After finishing Tom Sawyer, Twain began writing on the subsequent book, Huckleberry Finn, which would take almost a decade until being ready for publication in 1885.
In the summer of 1876, he also contributed another piece to the Atlantic Monthly. It was named The Facts Concerning the Recent Carnival of Crime in Connecticut and dealt with a caricature of Twain himself as narrator getting to know his conscience.
Later that year, Twain wrote a play together with Bret Harte. It was set in the Mother Lode mining country of California and brought some of the Western life to the Eastern people. Ah Sin was a flop, being performed only a few times in 1877.
9 A Tramp Abroad
During the next two or three years, Twain was not very productive, writing only a few, mostly unpublished pieces. And so in April 1878 he took his family to Europe to gather new impressions for a subsequent book to The Innocents Abroad, which was to be called A Tramp Abroad. Twain stayed in Europe for sixteen months, spending most of the time in Germany, Switzerland, Italy and France and taking short trips to Belgium, Holland and England.
He took a long walking tour through the Black Forest and into the Alpine region of Switzerland, accompanied by Joseph Twichell, a minister and friend. This experience became the centre-piece of A Tramp, which otherwise chiefly dealt with Heidelberg, the mountains of Switzerland and Italy.
Twain had major problems with writing the book, he almost had to force himself. Upon his return to the U. S., it took him half a year of hard work more, before A Tramp Abroad was published in March 1880. It sold well, a fact that Robert Keith Miller explains with the growing demand for travel literature in these days, not with the quality of the book.45
10 The Prince and the Mississippi
During the year of 1880, Twain wrote The Prince and the Pauper, a book composed to entertain children, not to make money. Dedicated to his two daughters, it was a historical tale, set in the England of the sixteenth century. It lacked any humour and could not be compared to any other of Twain's works.
The book was reviewed mostly well, but since Twain's readers did not expect such a work from him46 , it was a financial failure.
While Twain was writing a book for children, his family grew bigger. On July 26, 1880, Jean, the last of his four children was born.
Twain's next project was Life on the Mississippi, which was to be published in 1883. Using the instalments, which he had written for the Atlantic Monthly in 1875, he also tried to collect new material by returning to the Mississippi River valley in 1882.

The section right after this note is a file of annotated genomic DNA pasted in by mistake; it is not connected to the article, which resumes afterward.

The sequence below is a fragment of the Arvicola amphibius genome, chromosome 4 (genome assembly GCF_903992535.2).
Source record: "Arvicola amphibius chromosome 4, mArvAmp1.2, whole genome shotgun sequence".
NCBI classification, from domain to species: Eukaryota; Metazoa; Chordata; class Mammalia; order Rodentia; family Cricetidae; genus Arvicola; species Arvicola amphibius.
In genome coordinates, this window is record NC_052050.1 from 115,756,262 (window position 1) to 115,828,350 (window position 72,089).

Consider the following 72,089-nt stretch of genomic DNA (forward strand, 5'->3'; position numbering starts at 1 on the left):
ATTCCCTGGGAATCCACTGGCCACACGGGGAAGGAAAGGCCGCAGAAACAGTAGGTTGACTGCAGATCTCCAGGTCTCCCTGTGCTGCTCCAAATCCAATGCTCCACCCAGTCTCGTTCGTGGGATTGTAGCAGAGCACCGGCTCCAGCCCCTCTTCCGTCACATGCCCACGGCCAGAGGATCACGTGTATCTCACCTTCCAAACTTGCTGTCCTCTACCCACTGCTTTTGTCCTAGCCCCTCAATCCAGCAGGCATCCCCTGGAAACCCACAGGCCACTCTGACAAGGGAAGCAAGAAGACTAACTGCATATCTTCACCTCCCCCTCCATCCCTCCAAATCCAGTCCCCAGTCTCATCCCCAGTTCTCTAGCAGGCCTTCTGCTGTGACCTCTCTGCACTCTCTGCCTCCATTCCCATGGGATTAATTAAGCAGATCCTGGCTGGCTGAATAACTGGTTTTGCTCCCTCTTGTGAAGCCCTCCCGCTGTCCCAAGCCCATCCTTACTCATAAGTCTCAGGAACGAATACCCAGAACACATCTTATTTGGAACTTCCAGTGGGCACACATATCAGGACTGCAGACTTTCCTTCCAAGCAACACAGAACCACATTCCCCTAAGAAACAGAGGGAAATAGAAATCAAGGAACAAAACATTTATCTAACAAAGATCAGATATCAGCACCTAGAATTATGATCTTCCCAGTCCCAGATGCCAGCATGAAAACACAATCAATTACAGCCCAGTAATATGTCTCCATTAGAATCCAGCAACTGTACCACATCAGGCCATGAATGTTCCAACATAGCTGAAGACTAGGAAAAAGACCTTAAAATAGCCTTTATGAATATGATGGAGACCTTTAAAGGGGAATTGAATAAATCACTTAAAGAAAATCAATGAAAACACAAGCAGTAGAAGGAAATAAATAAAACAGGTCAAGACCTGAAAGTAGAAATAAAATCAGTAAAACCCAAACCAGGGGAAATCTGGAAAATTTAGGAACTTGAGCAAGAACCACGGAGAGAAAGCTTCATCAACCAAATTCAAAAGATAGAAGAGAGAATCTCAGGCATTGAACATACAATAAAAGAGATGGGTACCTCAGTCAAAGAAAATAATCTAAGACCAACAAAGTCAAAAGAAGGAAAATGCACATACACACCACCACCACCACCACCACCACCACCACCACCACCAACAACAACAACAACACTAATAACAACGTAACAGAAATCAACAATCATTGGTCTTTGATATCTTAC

And so he added a study of the river and of the process of change in American life to the book, using a lot of information from his own reading. The narrator, the young riverboat pilot's apprentice, did not appear in that second part and maybe this caused the lacking interest of readers for the book.
11 Huckleberry Finn and A Connecticut Yankee
Inspired by the return to "his" Mississippi, Twain finally finished The Adventures of Huckleberry Finn in the summer of 1883. He was proud of it, as a letter to his English publisher showed: "I've just finished a book, and modesty compels me to say it's a rattling good one, too."47 This time, Twain was to be right - today Huck Finn is considered to be his greatest book.
It began exactly where Tom Sawyer had stopped, but this time Huck was the narrator. He let the reader know of his experiences in St. Petersburg and of his running away with the slave Jim. The book hardly had a plot, but it captured "the majesty, the power, the magnitude of the Mississippi." It was an "idyll, satire, comedy, epic" including "burlesque" and "many features of the picaresque."48
Twain was widely attacked for his "vulgar humor" and his "low moral level" in the book.49 Huck's outspokenness offended - and still offends today - many genteel readers. Nonetheless, the work sold extremely well.
Huck Finn was published by the Charles L. Webster & Co. Publishing Company, which Twain had set up in 1884, putting his nephew Charles Webster in charge. The company did well for its first few years, but in 1894 it collapsed, costing Twain a fortune.
At the same time, Twain was heavily investing in the Paige Typesetter, a machine that was supposed to revolutionise the printing industry. Over a course of fourteen years, Twain spent several hundred thousand Dollars on the invention, hoping to get millions in return later - he still dreamed of sudden wealth.
Until 1889, Twain worked on A Connecticut Yankee in King Arthur's Court. It was a tall tale about an nineteenth-century American travelling to sixth-century Britain. The Yankee was a bitter book50 , satirising both the social injustice of Arthurian England and the commercial values of Twain's America. It therefore can be called an antiutopian novel. The book was not selling too well after being published in December of 1889, but in the long run it has become one of his five most popular works.
to the second part